Businesses are entering into new partnerships to foster innovative advances for themselves and the country as a whole.
|Businesses young and old see power in partnership, illustration photo/ Source: freepik.com
Ha Do, senior partner at KPMG Vietnam, said that more than three-quarters of all corporate managers consider revenue growth as the key goal of innovation.
“To go ahead and open collaborative innovation, KPMG helps partners build management systems, connect ecosystems, and find solutions to offer innovative products and services, new business models, and new partnerships,” said Do at last week’s Innovative Leadership Forum in Hanoi.
At Procter & Gamble (P&G), open innovation is applied early for new products, leveraging the factory ecosystem, research and development (R&D), and boosting the consumer community.
P&G has developed more than 2,000 partnerships, 18 global markets led by open innovation, and 4,000 ideas from the creative community, Do said.
Moreover, cooperation instead of competition has increased the efficiency of R&D by up to 60 per cent and minimised competition in the market. Some $3 billion in revenue at partner companies has been generated by P&G’s open innovation, creating 22 billion-dollar brands and with 35 per cent of products originating from outside P&G.
Without innovation, even giants or decades-old businesses will fall behind current trends.
Rang Dong Light Source and Vacuum Flask JSC is one such business. In 2011, the company established three research centres on light technology, digital technology, and digital business models. Rang Dong has gradually researched, designed and manufactured automatic lines applying high technology to build an intelligent manufacture system.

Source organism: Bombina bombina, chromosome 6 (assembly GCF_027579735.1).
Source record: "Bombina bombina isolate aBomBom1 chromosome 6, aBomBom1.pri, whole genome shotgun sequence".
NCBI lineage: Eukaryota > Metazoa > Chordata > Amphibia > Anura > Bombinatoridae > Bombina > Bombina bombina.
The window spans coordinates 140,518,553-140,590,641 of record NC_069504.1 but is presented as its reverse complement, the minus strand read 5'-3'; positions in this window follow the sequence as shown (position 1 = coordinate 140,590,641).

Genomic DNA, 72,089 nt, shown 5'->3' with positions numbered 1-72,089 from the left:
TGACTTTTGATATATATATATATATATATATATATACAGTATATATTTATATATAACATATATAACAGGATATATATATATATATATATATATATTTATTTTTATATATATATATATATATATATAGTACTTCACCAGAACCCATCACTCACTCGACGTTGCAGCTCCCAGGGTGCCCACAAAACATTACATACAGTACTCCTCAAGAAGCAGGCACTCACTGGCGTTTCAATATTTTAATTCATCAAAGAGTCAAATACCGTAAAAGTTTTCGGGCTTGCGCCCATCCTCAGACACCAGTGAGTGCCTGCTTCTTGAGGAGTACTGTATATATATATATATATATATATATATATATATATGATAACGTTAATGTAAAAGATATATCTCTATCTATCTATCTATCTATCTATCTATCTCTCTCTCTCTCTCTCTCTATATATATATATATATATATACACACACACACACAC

“We do not have enough conditions or money to buy solutions from large corporations. Therefore, we learn ideas and production models of leading corporations in smart manufacturing. During implementation, we hire corporations in countries that have cultures close to ours but with a higher level of automation, to create cheaper prices,” said Nguyen Doan Ket, vice chairman and deputy general director of Rang Dong.
After many years of promoting digital transformation, Ket said the company could meet all export orders in difficult conditions such as supply chain disruption.
“With smart manufacturing, the company gradually produces almost no inventory and no errors. Labour productivity sometimes increases by up to five-fold. Production time has cut down by 10 per cent and reduced production costs by 6.2 per cent, freeing up 6,000 sq.m of warehouse space in Hanoi,” Ket said.
Deputy Minister of Planning and Investment Do Thanh Trung said the wave of innovation is spreading strongly, and innovative ability is a competitive advantage today.
“In this, large corporations and businesses are considered crucial elements in the innovation ecosystem, affecting the structural transformation of the Vietnamese economy,” he said. “To continuously innovate, it is necessary to join forces from all elements in the ecosystem. All subjects should play their full role, and cooperate and support each other in the ecosystem.”
In the 2023 Global Innovation Index, Vietnam ranked 46th among 132 listed countries and economies, up two places from 2022. The index, created by the World Intellectual Property Organization, also lists Vietnam as one of the top seven middle-income countries showing the most progress in innovation over the last decade.
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